4

So I understand that the Project Coordinator's main duties are to schedules the project, manages contracts and vendors, manages the resources (especially in construction projects), creates most project related documents, coordinates meetings, etc...

So it looks to me that a Project Coordinator is one small step from becoming a Project Manager? am I correct, or can a Project Coordinator be at least considered for a Project Management role?

I would also like to know how respected Project Coordinators are compared to Project Managers, are they on the same level? (I'm referring the level in the Management Hierarchy).

  • 1
    This question may be useful too: pm.stackexchange.com/questions/9123/… – Willl Apr 29 '13 at 8:43
  • I did read that question before, but Brian's answer referred to a "Program Manager" as a 'She' which confused me, I don't have the ability to comment on answers (I don't know why) but I don't understand why he considers them to only be a She? – I AM L Apr 29 '13 at 8:48
  • 2
    I think he was just using that as an example. Obviously Program managers can also be male... – Willl Apr 29 '13 at 11:08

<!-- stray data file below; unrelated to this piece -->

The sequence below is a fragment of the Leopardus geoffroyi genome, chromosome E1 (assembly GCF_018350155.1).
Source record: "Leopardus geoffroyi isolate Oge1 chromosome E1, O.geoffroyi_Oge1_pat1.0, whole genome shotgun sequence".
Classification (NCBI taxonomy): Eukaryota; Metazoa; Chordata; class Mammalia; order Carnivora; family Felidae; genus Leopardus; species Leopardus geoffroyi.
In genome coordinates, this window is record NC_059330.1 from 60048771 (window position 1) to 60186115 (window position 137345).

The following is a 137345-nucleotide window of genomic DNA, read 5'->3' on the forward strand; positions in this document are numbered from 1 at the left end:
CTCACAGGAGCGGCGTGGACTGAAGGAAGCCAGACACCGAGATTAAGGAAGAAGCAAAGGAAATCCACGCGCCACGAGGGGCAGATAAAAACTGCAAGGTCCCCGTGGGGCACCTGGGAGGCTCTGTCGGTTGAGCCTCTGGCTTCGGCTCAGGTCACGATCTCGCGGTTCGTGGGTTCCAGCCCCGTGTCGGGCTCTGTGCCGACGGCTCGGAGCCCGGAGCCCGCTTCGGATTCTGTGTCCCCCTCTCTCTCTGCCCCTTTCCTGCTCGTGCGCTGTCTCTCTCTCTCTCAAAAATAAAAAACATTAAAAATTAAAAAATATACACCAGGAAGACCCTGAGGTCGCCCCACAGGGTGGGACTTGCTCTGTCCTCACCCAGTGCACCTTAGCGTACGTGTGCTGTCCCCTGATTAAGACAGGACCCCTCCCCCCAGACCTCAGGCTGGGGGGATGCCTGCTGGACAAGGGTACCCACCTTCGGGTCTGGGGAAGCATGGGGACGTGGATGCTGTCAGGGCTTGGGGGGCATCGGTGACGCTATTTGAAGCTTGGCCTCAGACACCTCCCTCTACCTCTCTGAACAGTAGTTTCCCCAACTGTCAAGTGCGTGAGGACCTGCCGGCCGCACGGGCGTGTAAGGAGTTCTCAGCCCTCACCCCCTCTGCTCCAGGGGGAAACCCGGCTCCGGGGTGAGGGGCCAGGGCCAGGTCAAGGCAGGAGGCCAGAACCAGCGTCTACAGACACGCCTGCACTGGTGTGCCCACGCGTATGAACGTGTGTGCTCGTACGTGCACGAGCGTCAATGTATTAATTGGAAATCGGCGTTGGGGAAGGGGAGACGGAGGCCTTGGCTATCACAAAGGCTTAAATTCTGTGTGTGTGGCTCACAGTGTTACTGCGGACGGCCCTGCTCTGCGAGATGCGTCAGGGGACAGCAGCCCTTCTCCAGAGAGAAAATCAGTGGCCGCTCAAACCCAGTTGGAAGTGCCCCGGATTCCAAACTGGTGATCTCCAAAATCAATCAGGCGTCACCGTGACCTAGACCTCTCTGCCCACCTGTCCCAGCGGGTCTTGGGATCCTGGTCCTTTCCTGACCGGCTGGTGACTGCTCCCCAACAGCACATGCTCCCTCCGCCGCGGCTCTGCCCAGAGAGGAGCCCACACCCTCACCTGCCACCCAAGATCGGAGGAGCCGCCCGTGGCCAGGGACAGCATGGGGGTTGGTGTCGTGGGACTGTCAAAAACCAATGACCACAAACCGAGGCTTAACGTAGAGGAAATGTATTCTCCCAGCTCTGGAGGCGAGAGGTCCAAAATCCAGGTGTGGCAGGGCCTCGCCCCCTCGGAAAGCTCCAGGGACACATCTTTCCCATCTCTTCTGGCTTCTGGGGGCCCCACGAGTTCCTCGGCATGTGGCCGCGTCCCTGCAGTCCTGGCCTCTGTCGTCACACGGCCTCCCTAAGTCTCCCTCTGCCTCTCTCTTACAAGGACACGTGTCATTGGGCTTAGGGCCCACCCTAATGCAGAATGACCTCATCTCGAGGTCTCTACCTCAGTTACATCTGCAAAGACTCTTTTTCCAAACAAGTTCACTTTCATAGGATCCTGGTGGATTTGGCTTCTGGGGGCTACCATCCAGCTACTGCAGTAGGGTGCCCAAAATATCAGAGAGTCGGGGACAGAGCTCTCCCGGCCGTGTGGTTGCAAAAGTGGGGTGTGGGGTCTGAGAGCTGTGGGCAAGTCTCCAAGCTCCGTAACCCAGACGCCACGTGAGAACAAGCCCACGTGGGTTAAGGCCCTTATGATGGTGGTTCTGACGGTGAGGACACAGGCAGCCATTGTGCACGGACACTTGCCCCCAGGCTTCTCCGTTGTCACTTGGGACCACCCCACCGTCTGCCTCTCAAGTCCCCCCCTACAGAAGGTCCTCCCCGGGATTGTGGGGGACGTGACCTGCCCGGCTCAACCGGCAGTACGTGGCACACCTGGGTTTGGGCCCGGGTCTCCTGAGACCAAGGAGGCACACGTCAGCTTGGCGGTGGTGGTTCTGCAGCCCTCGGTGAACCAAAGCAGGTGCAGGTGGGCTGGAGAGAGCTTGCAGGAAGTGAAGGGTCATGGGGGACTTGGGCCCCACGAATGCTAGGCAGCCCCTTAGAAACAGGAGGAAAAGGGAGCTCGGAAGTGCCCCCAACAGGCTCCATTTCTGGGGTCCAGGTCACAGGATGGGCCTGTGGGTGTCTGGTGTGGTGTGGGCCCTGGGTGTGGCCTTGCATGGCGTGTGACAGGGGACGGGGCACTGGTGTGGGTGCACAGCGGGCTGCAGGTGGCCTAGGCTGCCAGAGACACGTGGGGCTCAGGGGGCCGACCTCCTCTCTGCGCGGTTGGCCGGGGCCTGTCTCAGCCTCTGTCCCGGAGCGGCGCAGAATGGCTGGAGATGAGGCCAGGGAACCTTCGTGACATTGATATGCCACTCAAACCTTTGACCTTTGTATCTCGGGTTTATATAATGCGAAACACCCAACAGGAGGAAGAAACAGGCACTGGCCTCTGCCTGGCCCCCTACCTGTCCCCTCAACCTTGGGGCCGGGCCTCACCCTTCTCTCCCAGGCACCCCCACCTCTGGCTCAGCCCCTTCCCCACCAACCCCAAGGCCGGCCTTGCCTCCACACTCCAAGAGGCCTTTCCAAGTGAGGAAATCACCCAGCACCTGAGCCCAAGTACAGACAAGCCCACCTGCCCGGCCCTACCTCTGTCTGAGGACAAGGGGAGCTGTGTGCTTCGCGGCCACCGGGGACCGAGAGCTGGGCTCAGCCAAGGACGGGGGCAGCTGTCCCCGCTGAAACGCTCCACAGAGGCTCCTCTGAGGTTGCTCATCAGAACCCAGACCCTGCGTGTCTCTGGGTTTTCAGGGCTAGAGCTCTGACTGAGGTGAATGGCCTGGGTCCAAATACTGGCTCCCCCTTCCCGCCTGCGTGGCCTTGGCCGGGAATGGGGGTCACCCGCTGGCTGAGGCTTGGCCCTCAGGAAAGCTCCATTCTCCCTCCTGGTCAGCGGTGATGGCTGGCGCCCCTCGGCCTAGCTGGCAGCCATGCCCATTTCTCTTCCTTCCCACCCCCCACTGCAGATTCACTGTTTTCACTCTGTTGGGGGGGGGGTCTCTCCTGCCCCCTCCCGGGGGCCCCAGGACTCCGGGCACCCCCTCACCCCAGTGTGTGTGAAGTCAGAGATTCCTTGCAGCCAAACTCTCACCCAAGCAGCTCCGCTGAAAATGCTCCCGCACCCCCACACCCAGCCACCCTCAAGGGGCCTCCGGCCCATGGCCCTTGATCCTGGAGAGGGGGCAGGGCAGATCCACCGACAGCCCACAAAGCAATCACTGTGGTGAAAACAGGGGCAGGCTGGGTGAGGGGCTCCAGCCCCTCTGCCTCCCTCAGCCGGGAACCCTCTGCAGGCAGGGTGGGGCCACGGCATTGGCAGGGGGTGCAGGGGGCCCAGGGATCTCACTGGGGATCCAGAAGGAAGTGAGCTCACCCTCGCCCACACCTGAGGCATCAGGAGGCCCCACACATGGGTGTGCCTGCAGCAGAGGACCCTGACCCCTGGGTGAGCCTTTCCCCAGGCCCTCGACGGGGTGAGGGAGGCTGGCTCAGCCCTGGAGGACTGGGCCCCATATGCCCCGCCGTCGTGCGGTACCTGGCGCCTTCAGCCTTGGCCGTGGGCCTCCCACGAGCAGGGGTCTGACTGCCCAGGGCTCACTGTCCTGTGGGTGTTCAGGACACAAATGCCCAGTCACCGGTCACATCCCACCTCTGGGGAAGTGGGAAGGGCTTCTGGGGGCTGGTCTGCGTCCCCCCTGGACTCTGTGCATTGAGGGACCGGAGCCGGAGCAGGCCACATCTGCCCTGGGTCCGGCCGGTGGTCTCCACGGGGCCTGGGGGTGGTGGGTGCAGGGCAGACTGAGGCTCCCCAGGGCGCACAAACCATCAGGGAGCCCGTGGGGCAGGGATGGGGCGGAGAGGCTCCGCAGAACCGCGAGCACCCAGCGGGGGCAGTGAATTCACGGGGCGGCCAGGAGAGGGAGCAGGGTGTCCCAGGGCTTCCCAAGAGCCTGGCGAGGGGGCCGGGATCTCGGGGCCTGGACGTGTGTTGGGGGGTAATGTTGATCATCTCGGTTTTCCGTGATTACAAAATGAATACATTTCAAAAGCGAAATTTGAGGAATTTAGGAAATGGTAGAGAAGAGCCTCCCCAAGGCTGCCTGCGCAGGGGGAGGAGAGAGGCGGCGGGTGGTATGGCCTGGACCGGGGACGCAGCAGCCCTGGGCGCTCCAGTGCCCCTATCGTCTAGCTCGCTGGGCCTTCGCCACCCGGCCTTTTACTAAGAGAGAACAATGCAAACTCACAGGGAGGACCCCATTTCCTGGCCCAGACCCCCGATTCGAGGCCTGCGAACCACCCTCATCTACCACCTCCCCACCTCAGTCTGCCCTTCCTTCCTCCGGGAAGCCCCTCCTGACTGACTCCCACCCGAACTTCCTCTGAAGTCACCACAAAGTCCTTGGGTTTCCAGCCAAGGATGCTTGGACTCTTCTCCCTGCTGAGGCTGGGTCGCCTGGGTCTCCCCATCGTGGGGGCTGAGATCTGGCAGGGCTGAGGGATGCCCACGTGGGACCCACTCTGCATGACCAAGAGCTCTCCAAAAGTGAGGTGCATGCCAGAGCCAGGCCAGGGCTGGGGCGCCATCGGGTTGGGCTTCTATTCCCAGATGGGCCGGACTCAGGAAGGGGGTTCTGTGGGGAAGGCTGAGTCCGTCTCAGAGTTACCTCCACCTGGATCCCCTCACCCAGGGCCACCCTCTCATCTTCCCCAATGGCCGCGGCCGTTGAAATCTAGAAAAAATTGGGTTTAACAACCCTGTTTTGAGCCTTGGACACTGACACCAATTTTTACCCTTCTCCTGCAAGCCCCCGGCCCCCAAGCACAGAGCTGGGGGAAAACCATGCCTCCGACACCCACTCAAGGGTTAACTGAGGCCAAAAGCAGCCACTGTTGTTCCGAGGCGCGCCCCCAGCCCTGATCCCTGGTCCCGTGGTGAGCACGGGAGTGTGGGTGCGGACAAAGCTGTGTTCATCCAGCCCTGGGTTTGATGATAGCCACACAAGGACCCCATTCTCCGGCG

5

I would be wary about giving an absolute answer to this because the meaning of a job title can vary hugely from organisation to organisation and sector to sector. In my own sector - digital/software development - I would say that Project Coordinators normally report in to Project Managers who may, in turn, report in to Programme Managers.

In my experience Project Coordinators tend to take on more of the administrative side of project management. Some of the tasks you have described would fall into this category, others not. Either way, I think being a Project Coordinator (or any key part of the project management function) is a good way to get into project management at a more senior level.

  • Thanks for answering @Will, did you mean I would have to become a Senior before getting into PM?, or a PO has a better chance of getting into a Senior PM role in the long term? – I AM L Apr 29 '13 at 8:46
  • 2